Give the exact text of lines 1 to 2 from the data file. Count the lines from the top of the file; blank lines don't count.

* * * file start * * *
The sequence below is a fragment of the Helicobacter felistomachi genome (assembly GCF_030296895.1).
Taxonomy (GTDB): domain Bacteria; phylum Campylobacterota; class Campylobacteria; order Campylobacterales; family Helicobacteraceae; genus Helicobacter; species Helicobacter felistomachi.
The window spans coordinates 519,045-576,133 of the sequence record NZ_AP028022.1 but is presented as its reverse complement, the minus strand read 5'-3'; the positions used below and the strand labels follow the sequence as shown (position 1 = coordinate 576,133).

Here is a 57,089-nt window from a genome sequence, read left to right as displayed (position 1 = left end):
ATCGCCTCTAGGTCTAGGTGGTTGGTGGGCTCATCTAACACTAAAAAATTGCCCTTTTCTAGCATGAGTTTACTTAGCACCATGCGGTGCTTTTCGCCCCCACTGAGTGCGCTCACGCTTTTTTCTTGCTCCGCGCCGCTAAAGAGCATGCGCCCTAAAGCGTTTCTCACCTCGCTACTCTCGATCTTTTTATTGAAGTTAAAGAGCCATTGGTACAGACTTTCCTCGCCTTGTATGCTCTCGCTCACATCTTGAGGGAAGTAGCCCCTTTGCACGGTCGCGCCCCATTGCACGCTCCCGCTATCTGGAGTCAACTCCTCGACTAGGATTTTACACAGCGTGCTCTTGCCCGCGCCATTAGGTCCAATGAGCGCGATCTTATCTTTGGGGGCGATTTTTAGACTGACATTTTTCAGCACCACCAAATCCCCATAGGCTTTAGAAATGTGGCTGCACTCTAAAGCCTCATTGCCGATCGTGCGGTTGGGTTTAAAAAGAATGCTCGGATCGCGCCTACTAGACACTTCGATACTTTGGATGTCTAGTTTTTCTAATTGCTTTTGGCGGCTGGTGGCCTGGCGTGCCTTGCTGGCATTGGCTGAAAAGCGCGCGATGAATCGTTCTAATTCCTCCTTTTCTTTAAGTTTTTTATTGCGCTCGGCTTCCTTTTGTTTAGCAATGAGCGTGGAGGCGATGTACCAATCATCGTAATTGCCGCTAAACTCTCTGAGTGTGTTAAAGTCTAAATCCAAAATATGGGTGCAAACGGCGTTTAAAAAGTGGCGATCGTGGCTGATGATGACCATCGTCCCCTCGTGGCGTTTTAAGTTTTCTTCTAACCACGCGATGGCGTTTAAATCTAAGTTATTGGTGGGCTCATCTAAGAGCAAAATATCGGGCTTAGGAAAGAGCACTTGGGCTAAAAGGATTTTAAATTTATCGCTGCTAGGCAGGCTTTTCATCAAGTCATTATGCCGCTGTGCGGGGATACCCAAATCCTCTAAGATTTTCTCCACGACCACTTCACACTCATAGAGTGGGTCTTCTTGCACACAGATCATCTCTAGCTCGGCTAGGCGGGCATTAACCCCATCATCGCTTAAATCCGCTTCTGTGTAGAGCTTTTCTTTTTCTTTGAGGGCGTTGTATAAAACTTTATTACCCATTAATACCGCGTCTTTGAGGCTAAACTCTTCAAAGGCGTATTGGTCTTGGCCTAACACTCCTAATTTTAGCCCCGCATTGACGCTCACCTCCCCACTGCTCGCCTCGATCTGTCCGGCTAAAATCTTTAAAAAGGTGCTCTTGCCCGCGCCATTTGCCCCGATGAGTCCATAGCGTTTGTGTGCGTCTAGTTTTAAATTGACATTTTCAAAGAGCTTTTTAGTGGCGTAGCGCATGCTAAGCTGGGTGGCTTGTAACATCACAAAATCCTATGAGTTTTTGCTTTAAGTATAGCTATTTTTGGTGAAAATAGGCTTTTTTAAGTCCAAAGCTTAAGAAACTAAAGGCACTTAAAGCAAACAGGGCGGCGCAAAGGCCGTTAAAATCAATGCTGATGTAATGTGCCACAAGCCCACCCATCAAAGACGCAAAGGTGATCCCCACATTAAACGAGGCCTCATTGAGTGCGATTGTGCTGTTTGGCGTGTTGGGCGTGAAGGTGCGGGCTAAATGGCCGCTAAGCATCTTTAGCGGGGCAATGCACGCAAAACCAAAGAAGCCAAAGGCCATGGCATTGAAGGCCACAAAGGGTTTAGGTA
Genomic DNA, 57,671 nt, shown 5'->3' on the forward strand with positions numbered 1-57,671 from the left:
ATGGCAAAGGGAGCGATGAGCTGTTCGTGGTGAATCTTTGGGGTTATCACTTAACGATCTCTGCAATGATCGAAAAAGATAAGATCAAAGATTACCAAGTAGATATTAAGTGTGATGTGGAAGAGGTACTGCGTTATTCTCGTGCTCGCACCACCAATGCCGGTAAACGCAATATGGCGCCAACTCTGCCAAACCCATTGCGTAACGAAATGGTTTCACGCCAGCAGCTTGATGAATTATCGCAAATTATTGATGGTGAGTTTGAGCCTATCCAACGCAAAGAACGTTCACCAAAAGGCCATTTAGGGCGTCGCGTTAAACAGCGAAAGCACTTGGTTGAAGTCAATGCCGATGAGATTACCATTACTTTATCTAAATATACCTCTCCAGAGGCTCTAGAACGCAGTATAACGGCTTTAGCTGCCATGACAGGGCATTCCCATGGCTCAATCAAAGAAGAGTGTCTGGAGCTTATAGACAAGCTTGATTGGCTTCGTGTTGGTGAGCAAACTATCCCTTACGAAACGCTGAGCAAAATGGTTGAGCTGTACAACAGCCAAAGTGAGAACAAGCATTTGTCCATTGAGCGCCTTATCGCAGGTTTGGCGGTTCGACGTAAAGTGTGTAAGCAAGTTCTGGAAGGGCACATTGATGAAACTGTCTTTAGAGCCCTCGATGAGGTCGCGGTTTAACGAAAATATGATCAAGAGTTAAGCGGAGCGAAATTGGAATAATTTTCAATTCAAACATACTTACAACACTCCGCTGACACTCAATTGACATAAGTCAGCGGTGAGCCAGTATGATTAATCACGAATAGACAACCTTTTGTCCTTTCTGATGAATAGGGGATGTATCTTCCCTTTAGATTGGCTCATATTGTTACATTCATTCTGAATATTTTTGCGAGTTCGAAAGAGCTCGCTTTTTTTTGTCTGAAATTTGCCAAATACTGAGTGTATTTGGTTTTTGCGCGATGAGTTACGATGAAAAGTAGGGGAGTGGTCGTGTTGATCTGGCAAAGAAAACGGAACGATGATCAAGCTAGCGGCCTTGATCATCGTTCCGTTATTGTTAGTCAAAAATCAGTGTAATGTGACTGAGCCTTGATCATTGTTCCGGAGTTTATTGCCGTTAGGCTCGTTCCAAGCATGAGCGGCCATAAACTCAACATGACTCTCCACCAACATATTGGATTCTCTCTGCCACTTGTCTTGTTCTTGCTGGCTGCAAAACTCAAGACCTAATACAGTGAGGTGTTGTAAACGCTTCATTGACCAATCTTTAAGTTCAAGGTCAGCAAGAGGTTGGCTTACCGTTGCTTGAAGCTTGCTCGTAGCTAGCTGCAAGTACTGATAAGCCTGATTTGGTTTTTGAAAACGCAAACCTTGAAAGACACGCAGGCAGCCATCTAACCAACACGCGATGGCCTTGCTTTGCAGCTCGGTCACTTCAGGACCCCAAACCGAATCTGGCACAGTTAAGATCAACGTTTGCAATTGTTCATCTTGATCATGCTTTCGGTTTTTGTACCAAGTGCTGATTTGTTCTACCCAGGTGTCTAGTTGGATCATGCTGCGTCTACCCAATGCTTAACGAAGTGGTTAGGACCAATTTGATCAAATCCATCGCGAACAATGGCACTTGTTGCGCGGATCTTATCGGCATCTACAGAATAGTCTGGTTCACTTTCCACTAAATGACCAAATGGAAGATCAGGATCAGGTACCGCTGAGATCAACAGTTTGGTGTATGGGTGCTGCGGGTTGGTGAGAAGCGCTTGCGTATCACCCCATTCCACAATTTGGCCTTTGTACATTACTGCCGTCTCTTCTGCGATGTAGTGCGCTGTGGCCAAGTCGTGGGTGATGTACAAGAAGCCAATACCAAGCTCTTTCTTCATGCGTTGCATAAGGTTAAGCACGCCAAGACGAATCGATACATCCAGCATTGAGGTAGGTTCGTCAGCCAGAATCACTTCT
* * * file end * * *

The sequence below is a fragment of the Helicobacter felistomachi genome (assembly GCF_030296895.1).
Taxonomy (GTDB): domain Bacteria; phylum Campylobacterota; class Campylobacteria; order Campylobacterales; family Helicobacteraceae; genus Helicobacter; species Helicobacter felistomachi.